Four-way tie for gold medal(s) at World Gymnastics Championships

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Four women tied for the gold medal(s) in the World Championships uneven bars final on Saturday.

American Madison Kocian, Russians Viktoria Komova and Daria Spiridonova and China’s Fan Yilin all scored 15.366 points in Glasgow, Scotland.

It’s the first four-way tie in Worlds or Olympics history, according to the International Gymnastics Federation. Ties are broken at the Olympics, but not in this case at the World Championships.

Organizers had gold medals for all four gymnasts. For the medal ceremony, three anthems were played with flags being held by officials rather than raised in the arena.

“I’ve never seen anything like this, and I didn’t really think anything like this would even be possible,” Spiridonova said.

MORE: Komova apologizes to U.S. gymnasts for steroid comments

Olympic all-around champion Gabby Douglas was the next highest finisher in fifth place with a 15.133.

Kocian, 18 and at her second Worlds, boosted her hopes of making the 2016 U.S. Olympic team by excelling on the U.S. women’s weakest event. She said she debated after 2014 Worlds between going straight to college, usually signaling the end of elite gymnastics careers, or having wrist surgery. She chose the latter.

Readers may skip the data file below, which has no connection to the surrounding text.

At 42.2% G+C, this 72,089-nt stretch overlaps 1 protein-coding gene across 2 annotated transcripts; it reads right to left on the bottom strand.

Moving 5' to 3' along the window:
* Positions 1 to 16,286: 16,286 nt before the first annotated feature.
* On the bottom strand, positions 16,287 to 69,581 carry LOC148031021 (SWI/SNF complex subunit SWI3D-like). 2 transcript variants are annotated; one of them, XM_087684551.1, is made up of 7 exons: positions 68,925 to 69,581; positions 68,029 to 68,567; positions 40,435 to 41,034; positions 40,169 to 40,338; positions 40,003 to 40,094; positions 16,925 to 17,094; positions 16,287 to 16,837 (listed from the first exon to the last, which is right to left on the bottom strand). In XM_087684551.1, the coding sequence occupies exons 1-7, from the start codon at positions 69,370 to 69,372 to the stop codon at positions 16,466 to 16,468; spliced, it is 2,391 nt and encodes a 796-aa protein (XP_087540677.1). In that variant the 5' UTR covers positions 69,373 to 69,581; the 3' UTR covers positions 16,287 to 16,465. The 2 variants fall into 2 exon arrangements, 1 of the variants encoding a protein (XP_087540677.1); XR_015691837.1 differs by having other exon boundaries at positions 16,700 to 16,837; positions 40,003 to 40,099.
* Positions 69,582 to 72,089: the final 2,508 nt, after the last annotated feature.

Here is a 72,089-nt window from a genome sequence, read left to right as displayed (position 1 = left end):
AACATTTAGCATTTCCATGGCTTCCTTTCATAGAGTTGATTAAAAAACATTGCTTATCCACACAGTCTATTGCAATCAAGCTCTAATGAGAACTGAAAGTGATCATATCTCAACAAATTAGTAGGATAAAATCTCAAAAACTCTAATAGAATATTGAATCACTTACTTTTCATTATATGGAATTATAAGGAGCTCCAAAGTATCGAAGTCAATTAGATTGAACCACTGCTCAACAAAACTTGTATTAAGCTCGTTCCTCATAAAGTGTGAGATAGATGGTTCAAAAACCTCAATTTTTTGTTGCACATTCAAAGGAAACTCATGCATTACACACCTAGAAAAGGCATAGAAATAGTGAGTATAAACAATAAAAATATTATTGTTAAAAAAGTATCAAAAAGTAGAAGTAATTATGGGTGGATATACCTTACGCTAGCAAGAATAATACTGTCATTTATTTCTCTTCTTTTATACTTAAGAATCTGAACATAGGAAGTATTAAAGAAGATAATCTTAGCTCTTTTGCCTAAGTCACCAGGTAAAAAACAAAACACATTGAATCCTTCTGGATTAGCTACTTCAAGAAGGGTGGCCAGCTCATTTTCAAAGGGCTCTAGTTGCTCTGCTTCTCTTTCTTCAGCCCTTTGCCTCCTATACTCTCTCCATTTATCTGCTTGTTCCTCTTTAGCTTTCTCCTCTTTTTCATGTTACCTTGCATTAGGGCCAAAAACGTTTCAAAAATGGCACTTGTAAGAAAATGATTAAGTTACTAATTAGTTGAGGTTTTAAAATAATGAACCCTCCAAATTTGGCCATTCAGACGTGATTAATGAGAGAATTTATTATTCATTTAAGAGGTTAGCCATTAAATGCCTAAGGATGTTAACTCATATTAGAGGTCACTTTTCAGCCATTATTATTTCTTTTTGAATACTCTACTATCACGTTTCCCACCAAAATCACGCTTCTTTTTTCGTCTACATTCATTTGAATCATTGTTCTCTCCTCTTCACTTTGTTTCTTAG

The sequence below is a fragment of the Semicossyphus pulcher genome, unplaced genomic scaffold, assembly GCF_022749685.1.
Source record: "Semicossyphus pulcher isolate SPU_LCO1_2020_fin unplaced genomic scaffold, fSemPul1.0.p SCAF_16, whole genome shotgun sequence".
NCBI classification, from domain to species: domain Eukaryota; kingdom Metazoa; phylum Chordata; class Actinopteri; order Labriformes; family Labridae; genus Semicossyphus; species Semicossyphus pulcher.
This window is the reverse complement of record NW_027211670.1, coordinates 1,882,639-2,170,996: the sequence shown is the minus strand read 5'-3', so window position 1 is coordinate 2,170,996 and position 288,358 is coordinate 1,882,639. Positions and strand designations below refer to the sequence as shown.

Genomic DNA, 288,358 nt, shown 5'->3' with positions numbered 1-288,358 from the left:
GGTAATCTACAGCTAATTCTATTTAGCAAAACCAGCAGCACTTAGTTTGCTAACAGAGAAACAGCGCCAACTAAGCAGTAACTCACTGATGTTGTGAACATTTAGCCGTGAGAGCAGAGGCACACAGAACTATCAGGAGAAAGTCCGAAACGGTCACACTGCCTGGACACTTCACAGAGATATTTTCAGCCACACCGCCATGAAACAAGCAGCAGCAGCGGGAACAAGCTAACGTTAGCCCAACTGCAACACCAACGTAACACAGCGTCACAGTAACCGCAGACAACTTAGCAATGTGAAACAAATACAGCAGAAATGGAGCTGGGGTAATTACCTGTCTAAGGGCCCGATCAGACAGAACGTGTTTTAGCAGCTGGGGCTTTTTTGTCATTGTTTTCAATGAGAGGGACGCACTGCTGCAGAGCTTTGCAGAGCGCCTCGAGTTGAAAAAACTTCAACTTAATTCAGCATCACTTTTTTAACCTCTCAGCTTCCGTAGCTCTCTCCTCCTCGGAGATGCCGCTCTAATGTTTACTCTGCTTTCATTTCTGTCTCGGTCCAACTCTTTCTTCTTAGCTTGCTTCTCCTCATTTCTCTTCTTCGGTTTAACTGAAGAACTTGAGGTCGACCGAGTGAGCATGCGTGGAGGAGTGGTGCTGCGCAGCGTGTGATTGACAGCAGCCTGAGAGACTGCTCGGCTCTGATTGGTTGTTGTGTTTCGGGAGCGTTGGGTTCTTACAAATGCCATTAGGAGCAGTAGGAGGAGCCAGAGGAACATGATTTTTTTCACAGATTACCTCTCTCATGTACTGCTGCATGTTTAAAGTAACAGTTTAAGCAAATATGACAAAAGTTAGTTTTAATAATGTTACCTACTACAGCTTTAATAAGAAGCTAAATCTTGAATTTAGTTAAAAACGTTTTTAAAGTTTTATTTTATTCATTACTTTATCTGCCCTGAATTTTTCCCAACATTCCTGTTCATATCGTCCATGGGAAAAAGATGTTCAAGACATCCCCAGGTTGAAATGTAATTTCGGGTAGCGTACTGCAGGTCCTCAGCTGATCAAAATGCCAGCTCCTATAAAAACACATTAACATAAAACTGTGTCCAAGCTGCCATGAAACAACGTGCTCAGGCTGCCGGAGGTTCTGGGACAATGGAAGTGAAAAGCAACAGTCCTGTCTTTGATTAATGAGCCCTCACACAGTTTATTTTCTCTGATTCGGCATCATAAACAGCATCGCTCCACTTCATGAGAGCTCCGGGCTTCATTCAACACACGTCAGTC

“I had so much pain,” Kocian said. “I could barely hold onto the bar. The medal now definitely lights extra fire in me to keep going.”

All-around gymnasts Simone Biles, Douglas, Maggie Nichols and Aly Raisman‘s performances at competitions throughout this season had already made them strong hopes to be named to the five-woman team at or following the July 8-10 Olympic trials in San Jose.

Nichols, at 18 years old, would be the youngest member of that team. If the U.S. women’s team at Rio 2016 is that quintet, it will mark the first time since 1952 that no women younger than age 17 were on the team, according to sports-reference.

Earlier Saturday, three-time World all-around champion Biles earned her third straight Worlds medal on vault, a bronze.

Biles averaged 15.541 for two vaults (video here), falling .125 short of Russian Maria Paseka‘s winning score. North Korea’s Hong Un-Jong took silver.

Biles bagged silver on vault at her first two Worlds in 2013 and 2014, behind McKayla Maroney and Hong, respectively.